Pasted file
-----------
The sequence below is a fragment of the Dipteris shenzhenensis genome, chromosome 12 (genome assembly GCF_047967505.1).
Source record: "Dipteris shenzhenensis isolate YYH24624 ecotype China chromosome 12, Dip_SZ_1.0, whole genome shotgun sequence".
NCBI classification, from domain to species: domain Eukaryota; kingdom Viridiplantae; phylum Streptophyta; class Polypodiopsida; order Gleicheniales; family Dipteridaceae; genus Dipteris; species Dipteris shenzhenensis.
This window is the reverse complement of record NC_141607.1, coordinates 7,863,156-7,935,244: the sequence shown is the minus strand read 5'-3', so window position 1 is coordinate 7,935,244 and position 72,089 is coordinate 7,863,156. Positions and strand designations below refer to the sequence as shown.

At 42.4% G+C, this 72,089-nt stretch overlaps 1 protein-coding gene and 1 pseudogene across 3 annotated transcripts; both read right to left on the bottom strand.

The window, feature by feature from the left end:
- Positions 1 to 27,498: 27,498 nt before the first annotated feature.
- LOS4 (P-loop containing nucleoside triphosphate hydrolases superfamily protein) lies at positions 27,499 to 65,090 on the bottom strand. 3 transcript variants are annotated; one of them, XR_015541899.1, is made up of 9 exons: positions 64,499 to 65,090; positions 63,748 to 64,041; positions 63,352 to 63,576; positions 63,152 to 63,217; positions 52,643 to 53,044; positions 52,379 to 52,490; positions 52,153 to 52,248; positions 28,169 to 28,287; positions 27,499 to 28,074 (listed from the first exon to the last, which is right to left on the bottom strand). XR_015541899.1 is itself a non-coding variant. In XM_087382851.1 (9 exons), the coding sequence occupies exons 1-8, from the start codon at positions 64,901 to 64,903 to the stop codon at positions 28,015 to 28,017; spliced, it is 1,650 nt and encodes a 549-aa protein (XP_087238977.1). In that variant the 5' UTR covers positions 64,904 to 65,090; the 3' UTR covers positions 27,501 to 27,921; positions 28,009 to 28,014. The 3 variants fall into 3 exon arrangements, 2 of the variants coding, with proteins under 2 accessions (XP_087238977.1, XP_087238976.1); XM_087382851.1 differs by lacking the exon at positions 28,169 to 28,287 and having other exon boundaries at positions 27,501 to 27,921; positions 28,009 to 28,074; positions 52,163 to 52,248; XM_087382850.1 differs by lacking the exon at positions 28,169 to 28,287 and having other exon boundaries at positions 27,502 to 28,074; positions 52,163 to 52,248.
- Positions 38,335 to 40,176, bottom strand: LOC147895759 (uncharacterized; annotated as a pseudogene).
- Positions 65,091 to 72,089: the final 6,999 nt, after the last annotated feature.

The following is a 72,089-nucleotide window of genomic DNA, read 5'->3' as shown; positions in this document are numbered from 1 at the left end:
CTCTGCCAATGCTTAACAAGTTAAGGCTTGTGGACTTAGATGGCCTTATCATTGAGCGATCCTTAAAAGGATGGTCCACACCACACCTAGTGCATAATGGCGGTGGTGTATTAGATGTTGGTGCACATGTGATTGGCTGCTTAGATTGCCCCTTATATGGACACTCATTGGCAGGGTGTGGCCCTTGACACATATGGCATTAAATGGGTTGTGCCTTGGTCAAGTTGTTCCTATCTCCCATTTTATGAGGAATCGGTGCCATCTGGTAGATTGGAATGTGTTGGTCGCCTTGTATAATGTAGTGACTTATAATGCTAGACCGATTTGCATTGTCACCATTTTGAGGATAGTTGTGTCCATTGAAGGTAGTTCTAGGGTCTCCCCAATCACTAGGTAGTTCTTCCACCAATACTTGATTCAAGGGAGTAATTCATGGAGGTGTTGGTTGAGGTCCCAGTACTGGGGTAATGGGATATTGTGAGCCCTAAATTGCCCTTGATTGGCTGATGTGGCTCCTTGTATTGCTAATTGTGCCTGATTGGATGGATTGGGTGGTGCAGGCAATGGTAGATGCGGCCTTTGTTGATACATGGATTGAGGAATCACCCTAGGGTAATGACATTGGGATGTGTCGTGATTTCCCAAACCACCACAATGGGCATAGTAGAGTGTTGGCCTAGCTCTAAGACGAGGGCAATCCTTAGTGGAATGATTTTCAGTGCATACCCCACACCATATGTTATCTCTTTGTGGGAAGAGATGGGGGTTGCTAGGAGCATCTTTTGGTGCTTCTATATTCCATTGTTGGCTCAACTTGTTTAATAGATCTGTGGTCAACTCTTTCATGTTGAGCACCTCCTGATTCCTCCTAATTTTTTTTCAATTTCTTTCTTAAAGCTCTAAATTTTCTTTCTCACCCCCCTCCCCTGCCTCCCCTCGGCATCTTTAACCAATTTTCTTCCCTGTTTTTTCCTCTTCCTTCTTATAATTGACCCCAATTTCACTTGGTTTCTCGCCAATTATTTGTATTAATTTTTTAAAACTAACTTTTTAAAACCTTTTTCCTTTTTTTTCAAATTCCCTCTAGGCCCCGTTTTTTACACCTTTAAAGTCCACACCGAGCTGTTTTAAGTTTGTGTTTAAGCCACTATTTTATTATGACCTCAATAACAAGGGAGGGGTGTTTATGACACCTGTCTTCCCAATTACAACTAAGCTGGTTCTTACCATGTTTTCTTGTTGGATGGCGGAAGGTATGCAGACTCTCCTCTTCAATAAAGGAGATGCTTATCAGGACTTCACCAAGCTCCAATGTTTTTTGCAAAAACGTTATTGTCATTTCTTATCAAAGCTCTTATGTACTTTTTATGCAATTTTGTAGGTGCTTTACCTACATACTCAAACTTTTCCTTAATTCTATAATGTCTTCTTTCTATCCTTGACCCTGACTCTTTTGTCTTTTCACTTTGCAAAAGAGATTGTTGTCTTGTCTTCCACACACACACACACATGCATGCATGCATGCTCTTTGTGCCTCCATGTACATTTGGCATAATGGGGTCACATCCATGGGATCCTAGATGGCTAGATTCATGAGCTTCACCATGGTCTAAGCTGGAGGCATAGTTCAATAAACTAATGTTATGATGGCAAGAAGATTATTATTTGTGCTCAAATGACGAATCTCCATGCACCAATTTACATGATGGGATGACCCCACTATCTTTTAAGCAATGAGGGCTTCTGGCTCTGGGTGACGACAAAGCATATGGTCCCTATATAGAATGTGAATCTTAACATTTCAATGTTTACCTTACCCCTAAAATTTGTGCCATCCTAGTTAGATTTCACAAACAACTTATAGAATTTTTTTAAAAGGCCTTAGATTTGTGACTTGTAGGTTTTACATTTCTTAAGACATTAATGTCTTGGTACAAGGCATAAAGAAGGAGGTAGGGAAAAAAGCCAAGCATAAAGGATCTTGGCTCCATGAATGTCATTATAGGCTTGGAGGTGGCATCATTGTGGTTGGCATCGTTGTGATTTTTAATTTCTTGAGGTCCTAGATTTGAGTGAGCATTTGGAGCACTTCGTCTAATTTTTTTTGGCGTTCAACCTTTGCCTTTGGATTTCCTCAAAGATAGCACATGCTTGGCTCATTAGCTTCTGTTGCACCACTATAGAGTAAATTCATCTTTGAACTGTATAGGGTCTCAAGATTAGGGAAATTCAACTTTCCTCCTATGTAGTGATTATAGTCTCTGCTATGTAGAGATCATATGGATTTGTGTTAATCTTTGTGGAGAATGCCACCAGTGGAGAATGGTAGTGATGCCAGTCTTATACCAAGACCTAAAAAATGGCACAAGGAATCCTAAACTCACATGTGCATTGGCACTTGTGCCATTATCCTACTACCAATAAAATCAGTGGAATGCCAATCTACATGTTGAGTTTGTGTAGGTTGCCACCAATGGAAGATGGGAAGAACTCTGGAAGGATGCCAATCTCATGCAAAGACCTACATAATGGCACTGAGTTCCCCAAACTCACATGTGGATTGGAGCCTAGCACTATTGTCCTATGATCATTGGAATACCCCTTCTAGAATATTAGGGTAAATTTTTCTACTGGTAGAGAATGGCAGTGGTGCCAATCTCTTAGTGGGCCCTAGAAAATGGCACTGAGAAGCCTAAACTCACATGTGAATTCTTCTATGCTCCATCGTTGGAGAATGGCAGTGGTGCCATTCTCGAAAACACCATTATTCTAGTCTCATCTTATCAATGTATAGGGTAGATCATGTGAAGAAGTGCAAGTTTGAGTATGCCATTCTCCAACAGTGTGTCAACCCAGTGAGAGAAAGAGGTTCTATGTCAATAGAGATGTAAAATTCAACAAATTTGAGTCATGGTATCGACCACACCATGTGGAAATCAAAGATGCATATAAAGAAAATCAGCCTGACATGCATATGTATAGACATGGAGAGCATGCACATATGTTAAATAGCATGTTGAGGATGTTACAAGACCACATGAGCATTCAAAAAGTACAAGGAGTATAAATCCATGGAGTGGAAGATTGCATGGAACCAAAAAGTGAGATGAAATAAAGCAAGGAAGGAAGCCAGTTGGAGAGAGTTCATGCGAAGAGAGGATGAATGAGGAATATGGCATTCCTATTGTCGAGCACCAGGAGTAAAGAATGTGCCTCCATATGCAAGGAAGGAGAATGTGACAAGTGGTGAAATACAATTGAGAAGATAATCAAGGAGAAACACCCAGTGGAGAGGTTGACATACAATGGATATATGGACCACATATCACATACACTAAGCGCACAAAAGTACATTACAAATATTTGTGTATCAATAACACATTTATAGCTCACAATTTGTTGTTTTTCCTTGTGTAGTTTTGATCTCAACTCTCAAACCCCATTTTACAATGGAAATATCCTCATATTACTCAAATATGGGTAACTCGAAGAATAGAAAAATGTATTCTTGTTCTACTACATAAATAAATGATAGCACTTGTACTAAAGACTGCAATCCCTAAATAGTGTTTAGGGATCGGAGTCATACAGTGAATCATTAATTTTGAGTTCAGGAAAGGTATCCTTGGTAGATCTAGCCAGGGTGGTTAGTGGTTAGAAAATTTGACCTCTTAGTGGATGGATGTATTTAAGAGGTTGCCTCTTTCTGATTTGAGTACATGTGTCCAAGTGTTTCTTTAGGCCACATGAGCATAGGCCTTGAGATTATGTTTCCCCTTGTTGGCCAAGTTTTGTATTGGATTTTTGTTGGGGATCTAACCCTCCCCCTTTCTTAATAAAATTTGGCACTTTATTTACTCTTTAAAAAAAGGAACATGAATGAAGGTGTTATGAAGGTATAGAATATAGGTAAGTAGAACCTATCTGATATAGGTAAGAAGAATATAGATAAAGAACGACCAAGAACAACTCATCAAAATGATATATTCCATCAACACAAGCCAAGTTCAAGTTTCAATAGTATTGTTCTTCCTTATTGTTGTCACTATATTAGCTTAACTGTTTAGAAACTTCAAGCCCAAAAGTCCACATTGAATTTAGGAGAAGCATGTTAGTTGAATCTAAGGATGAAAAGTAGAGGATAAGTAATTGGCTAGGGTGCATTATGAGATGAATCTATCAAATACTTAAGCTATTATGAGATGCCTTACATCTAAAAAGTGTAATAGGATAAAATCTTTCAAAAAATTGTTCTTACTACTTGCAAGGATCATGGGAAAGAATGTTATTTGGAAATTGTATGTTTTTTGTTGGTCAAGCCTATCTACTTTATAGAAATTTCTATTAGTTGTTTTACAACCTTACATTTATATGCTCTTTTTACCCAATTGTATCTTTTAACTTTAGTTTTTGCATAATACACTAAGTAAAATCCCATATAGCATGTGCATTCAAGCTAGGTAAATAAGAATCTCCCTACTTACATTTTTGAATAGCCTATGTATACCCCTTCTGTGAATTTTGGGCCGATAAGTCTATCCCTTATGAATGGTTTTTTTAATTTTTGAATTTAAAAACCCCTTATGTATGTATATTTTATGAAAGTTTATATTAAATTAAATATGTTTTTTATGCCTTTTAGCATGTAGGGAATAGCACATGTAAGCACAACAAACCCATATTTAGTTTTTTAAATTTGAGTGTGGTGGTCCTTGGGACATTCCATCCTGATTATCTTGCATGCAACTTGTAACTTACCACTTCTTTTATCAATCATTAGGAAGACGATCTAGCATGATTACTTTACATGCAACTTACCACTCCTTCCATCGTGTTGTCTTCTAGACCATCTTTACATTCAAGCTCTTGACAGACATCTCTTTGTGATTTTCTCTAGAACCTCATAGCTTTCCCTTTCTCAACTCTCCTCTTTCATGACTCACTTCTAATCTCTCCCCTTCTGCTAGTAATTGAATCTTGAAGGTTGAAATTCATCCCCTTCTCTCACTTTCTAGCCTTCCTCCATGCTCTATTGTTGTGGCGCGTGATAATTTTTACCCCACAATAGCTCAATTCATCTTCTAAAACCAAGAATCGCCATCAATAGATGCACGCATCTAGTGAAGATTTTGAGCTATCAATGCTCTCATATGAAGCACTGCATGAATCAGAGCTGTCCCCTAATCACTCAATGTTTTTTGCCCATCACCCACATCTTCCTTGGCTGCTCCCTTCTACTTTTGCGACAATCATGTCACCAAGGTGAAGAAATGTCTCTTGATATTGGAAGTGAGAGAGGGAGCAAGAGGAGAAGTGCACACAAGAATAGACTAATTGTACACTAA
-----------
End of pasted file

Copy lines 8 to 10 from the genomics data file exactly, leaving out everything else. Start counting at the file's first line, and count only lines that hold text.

- LOS4 (P-loop containing nucleoside triphosphate hydrolases superfamily protein) lies at positions 27,499 to 65,090 on the bottom strand. 3 transcript variants are annotated; one of them, XR_015541899.1, is made up of 9 exons: positions 64,499 to 65,090; positions 63,748 to 64,041; positions 63,352 to 63,576; positions 63,152 to 63,217; positions 52,643 to 53,044; positions 52,379 to 52,490; positions 52,153 to 52,248; positions 28,169 to 28,287; positions 27,499 to 28,074 (listed from the first exon to the last, which is right to left on the bottom strand). XR_015541899.1 is itself a non-coding variant. In XM_087382851.1 (9 exons), the coding sequence occupies exons 1-8, from the start codon at positions 64,901 to 64,903 to the stop codon at positions 28,015 to 28,017; spliced, it is 1,650 nt and encodes a 549-aa protein (XP_087238977.1). In that variant the 5' UTR covers positions 64,904 to 65,090; the 3' UTR covers positions 27,501 to 27,921; positions 28,009 to 28,014. The 3 variants fall into 3 exon arrangements, 2 of the variants coding, with proteins under 2 accessions (XP_087238977.1, XP_087238976.1); XM_087382851.1 differs by lacking the exon at positions 28,169 to 28,287 and having other exon boundaries at positions 27,501 to 27,921; positions 28,009 to 28,074; positions 52,163 to 52,248; XM_087382850.1 differs by lacking the exon at positions 28,169 to 28,287 and having other exon boundaries at positions 27,502 to 28,074; positions 52,163 to 52,248.
- Positions 38,335 to 40,176, bottom strand: LOC147895759 (uncharacterized; annotated as a pseudogene).
- Positions 65,091 to 72,089: the final 6,999 nt, after the last annotated feature.